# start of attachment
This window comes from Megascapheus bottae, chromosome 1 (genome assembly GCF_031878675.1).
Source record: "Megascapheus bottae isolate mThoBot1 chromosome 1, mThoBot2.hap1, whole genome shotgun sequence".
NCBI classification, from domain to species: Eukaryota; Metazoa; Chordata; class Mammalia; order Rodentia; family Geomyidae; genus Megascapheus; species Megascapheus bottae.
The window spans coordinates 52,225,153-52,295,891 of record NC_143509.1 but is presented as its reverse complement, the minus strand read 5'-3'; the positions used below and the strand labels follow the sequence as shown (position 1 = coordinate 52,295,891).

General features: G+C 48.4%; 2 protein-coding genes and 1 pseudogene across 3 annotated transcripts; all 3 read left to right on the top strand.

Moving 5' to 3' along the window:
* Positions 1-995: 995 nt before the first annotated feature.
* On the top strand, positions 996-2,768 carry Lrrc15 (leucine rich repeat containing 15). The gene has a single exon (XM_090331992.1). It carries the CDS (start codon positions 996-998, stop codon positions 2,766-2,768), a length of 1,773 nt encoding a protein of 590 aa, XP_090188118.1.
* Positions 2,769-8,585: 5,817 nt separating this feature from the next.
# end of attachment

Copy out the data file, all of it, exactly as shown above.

This window comes from Megascapheus bottae, chromosome 1 (genome assembly GCF_031878675.1).
Source record: "Megascapheus bottae isolate mThoBot1 chromosome 1, mThoBot2.hap1, whole genome shotgun sequence".
NCBI classification, from domain to species: Eukaryota; Metazoa; Chordata; class Mammalia; order Rodentia; family Geomyidae; genus Megascapheus; species Megascapheus bottae.
The window spans coordinates 52,225,153-52,295,891 of record NC_143509.1 but is presented as its reverse complement, the minus strand read 5'-3'; the positions used below and the strand labels follow the sequence as shown (position 1 = coordinate 52,295,891).

General features: G+C 48.4%; 2 protein-coding genes and 1 pseudogene across 3 annotated transcripts; all 3 read left to right on the top strand.

Moving 5' to 3' along the window:
* Positions 1-995: 995 nt before the first annotated feature.
* On the top strand, positions 996-2,768 carry Lrrc15 (leucine rich repeat containing 15). The gene has a single exon (XM_090331992.1). It carries the CDS (start codon positions 996-998, stop codon positions 2,766-2,768), a length of 1,773 nt encoding a protein of 590 aa, XP_090188118.1.
* Positions 2,769-8,585: 5,817 nt separating this feature from the next.